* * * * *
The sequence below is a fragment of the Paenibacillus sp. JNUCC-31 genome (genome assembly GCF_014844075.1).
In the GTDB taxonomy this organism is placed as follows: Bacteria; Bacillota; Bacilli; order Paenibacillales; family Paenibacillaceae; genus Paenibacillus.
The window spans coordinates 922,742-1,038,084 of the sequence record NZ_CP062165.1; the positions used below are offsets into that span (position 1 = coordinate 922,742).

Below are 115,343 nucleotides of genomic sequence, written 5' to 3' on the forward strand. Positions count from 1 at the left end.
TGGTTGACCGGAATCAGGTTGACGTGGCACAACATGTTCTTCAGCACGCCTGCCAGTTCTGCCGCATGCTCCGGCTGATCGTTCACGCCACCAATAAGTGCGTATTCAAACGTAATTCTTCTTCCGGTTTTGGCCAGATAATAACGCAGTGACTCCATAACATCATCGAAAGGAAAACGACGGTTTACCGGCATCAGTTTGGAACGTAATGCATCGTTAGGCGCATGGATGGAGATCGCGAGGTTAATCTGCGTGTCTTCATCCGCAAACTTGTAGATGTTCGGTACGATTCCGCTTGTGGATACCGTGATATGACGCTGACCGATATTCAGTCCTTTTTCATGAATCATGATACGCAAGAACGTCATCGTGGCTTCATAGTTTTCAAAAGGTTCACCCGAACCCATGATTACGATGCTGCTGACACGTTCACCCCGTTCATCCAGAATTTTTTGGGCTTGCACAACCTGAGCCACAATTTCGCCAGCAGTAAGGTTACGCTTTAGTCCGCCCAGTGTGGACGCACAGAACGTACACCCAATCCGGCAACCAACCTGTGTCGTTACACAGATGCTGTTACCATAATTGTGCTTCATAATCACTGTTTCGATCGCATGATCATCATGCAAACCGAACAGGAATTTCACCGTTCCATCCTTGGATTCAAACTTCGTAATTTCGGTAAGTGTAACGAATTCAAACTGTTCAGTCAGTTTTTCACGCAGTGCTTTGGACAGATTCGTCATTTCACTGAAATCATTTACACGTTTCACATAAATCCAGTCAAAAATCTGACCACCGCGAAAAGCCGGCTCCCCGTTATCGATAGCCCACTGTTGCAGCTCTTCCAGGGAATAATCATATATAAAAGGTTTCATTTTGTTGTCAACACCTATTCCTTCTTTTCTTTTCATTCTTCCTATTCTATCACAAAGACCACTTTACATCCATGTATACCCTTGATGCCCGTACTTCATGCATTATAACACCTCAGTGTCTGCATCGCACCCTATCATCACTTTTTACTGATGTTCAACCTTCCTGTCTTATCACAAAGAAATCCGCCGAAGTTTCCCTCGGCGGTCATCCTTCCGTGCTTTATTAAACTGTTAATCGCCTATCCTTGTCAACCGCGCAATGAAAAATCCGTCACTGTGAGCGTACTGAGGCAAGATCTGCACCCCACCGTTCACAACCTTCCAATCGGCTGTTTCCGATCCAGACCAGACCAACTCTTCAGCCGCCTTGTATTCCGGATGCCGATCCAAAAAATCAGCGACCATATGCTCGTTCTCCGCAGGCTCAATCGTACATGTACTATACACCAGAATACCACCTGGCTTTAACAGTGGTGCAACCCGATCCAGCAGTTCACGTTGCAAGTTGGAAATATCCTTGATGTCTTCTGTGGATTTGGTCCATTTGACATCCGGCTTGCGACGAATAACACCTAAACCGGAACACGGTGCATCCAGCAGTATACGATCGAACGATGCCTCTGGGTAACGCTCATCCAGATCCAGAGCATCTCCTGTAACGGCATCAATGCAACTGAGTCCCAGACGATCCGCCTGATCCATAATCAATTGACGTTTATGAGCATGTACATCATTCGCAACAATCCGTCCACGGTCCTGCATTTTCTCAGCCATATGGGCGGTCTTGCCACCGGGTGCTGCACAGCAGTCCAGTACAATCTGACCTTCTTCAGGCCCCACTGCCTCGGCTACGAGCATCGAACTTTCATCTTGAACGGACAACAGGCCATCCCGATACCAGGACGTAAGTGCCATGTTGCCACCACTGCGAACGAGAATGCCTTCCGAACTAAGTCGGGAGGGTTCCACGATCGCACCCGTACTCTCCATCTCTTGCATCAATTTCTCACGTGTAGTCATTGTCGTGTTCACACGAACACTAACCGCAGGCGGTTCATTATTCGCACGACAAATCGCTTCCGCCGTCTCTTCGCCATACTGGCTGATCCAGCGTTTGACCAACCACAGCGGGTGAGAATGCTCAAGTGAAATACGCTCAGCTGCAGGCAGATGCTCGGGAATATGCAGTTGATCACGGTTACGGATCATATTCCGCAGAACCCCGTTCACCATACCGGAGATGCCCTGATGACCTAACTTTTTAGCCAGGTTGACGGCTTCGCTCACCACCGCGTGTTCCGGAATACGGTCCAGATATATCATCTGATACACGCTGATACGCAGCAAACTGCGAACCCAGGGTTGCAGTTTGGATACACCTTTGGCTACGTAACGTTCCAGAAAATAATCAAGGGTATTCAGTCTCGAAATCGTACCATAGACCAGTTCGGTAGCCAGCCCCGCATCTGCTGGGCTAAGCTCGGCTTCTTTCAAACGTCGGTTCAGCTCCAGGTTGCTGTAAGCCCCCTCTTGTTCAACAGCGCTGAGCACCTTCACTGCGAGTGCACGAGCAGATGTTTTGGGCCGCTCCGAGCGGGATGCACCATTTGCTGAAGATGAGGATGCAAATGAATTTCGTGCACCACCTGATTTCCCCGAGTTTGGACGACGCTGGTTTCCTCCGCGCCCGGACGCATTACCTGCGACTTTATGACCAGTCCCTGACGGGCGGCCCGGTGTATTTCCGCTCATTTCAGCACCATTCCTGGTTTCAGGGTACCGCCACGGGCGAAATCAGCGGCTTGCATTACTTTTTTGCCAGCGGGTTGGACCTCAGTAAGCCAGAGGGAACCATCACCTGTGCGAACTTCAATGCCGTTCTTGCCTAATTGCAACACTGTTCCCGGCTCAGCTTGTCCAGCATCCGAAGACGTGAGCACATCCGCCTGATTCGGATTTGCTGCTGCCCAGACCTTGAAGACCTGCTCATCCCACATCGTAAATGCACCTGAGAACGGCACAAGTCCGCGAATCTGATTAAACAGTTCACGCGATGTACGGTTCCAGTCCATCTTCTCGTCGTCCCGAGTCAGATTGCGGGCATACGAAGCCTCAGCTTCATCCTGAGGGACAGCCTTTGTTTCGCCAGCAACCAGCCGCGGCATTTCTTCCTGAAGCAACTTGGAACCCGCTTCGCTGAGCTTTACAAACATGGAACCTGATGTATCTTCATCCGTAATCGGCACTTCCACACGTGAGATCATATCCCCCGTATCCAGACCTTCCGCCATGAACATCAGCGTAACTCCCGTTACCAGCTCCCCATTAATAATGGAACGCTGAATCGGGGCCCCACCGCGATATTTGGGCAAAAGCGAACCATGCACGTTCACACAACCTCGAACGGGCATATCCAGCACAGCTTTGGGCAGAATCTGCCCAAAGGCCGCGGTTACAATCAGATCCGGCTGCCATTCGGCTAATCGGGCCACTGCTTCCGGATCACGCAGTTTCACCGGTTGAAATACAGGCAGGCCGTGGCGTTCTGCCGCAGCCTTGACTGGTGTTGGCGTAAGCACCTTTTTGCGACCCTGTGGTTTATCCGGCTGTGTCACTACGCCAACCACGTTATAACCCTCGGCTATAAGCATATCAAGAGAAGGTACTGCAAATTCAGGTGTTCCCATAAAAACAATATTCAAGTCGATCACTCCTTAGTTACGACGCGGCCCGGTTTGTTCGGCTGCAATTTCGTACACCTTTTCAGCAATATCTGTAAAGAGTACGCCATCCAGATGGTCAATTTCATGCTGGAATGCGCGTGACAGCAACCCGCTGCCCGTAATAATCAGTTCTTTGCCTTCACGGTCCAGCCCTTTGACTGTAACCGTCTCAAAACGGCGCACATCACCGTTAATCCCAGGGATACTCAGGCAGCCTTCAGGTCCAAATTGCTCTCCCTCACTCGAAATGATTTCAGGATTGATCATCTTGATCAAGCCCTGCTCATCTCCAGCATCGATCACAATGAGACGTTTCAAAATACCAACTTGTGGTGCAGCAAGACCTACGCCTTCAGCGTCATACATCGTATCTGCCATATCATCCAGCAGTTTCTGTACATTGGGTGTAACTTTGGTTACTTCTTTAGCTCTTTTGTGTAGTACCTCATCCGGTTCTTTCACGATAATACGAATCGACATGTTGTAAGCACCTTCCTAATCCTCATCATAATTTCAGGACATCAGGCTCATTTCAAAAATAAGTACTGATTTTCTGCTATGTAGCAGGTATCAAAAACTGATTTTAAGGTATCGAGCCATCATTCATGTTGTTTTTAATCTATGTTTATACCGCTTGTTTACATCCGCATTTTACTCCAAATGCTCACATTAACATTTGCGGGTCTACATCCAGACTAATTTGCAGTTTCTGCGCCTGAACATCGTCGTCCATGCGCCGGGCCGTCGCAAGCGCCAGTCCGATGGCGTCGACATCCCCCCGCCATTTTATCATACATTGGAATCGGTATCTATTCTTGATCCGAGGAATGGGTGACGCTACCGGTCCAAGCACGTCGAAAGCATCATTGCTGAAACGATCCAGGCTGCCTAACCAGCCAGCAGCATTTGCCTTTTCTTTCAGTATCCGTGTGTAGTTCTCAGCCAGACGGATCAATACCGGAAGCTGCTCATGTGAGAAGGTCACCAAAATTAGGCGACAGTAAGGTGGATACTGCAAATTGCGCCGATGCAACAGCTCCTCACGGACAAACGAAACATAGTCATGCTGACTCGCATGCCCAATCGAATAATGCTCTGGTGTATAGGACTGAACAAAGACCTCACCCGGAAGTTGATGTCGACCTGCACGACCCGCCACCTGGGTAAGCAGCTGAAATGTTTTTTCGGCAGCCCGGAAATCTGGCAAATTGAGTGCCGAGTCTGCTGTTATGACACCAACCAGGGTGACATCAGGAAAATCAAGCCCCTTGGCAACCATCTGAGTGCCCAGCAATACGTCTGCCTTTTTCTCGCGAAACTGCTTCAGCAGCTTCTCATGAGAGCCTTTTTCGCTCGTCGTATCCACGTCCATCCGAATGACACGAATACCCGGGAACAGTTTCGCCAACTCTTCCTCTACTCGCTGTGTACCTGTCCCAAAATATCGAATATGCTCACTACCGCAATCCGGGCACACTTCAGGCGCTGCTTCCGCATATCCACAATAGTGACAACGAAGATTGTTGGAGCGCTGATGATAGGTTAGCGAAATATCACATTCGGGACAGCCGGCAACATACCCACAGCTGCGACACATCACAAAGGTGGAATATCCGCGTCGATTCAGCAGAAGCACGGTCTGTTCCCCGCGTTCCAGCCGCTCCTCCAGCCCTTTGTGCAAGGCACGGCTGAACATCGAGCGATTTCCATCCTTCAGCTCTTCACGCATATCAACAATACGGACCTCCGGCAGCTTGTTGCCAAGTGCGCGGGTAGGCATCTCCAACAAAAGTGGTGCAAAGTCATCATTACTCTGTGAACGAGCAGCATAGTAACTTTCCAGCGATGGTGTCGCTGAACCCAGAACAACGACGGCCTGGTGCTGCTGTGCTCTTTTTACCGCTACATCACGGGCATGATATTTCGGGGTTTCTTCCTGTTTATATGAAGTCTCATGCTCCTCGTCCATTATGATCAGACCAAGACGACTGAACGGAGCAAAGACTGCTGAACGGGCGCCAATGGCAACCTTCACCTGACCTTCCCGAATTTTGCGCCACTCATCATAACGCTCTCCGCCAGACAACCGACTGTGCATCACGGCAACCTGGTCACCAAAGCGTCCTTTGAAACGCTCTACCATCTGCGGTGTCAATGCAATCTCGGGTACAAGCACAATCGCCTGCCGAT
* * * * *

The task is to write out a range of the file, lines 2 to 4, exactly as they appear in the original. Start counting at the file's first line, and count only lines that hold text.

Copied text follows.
In the GTDB taxonomy this organism is placed as follows: Bacteria; Bacillota; Bacilli; order Paenibacillales; family Paenibacillaceae; genus Paenibacillus.
The window spans coordinates 922,742-1,038,084 of the sequence record NZ_CP062165.1; the positions used below are offsets into that span (position 1 = coordinate 922,742).

Below are 115,343 nucleotides of genomic sequence, written 5' to 3' on the forward strand. Positions count from 1 at the left end.